I told my wife, a key member of the Local Family, about this post looking at negative facets to local eating. I said I was going to call it “Brutal Honesty”. She suggested something softer and nuanced. I know she would never use “Fair and Balanced”, but now I cannot remember what she had said. I cannot get her idea because she’s already gone a-bakin’. I’ll just note the notes below as “Honest Local”. See, I may a huge advocate of local eating in Chicago, but I am also eminently fair. No one challenges more than me, no one makes a better case than me (in my honest opinion).
Disconcerting thought number one: At least once a week, I report back on the fact that local food is currently accessible and affordable, basing my data on weekly inserts in the poorly designed Trib and visits to Angelo Caputo’s in Elmwood Park. Well, over the weekend, I visited a Costco, the Coscto in Oak Brook. Given a choice of apples, the consumer could find apples from Washington and apples from Michigan. Going just on price, the consumer would have to had chosen Washington.
Disconcerting fact number two is related. We also stopped in at Trader Joe’s, in Downer’s Grove, this Sunday. They had apples too. One came in plastic; one came in farm fresh white paper. Yes, my friends, it was the Michigan sealed in petro-plastic. It was the New York in the olde thyme sacks.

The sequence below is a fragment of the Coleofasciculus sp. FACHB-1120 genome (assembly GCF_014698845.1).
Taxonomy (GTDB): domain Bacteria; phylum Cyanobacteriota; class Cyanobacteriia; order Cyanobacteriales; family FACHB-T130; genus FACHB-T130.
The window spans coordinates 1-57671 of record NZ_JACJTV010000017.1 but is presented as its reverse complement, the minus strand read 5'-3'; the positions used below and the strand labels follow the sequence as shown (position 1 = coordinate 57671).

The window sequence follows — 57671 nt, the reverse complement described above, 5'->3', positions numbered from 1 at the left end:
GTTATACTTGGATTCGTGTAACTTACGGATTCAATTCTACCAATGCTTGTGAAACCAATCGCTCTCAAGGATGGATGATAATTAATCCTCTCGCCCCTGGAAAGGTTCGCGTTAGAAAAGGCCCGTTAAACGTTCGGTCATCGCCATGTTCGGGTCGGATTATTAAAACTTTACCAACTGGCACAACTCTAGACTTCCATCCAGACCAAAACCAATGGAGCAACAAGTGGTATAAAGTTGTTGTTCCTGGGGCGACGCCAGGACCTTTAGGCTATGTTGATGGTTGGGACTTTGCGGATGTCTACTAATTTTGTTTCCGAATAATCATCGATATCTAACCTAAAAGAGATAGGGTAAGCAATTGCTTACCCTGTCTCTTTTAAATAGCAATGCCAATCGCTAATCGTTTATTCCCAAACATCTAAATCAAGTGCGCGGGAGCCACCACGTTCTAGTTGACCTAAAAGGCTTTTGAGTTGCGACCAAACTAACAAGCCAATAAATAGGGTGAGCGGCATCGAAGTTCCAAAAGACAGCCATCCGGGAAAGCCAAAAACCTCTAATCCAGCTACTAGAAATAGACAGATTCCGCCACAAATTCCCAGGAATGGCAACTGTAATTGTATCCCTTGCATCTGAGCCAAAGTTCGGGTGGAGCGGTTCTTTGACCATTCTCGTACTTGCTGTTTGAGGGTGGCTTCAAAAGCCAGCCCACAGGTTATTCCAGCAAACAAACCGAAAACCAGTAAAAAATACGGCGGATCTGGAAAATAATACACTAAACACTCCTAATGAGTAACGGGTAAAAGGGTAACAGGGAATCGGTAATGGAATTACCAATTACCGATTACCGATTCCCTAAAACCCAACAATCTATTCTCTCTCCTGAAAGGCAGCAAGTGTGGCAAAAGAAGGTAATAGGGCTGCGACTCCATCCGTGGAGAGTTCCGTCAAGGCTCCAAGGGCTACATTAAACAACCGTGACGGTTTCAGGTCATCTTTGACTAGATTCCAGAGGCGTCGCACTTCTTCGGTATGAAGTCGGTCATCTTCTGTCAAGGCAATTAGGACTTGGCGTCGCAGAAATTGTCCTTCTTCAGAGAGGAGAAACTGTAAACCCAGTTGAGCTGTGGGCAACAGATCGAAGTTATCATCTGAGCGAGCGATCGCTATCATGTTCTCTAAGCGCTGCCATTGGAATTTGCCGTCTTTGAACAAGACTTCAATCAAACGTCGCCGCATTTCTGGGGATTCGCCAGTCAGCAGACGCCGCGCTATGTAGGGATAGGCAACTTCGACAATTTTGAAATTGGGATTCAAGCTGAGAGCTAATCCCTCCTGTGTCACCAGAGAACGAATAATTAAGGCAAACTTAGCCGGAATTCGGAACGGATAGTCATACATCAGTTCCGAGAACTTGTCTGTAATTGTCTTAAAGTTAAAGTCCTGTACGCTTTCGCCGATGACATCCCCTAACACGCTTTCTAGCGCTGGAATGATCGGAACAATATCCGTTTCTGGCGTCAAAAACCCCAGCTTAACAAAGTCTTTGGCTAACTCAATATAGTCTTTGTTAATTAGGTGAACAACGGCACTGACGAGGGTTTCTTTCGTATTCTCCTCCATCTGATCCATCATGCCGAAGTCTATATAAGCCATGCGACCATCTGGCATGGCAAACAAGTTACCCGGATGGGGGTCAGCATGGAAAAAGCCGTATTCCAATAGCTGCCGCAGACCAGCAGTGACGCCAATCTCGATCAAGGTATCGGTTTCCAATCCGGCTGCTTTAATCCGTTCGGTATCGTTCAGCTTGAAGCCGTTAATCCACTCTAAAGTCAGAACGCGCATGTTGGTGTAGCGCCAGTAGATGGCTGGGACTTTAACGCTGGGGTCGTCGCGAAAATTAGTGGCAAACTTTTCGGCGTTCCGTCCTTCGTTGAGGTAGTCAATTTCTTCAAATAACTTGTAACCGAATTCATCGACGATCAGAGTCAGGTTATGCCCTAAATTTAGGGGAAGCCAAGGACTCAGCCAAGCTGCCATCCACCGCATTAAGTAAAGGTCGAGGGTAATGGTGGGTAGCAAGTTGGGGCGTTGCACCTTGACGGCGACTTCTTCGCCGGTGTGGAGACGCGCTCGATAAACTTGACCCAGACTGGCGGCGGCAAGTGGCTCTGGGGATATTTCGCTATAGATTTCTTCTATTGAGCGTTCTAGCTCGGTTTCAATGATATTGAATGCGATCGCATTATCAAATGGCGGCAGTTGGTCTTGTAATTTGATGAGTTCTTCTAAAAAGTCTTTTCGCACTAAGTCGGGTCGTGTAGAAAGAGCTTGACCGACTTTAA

Switching subjects, when were were putting together the article on storage and preservation, I was met with a bit of scepticism about the keeper tomatoes. I stuck to my guns, and it stayed in the final draft. Putting money where my keyboard was, my wife and I bought about fifteen pounds of keeper tomatoes from Nichol’s at the Eli’s Cheesecake market. I dutifully wrapped the tomatoes in newspaper and put them aside while we still had other tomatoes. Then, the other day, I noticed something stinky. After getting my daughter to put away her dirty soccer uniform, I noticed the smell again. Soon, I zeroed in on the source. It seemed that white gobs of mold had attacked most of the tomatoes. I salvaged maybe five. The rest went in the garbage disposal. Really, this surprised me. I am not sure why they spoiled so quickly, but as I tell the kids all the time, poop happens. At least I am honest with you all. And I guess disconcerting fact number three is that tomato season will be over a bit sooner than I thought.
Never let it be said that I do not give the full experience of eating local, nor do I hide any facts (in my opinion).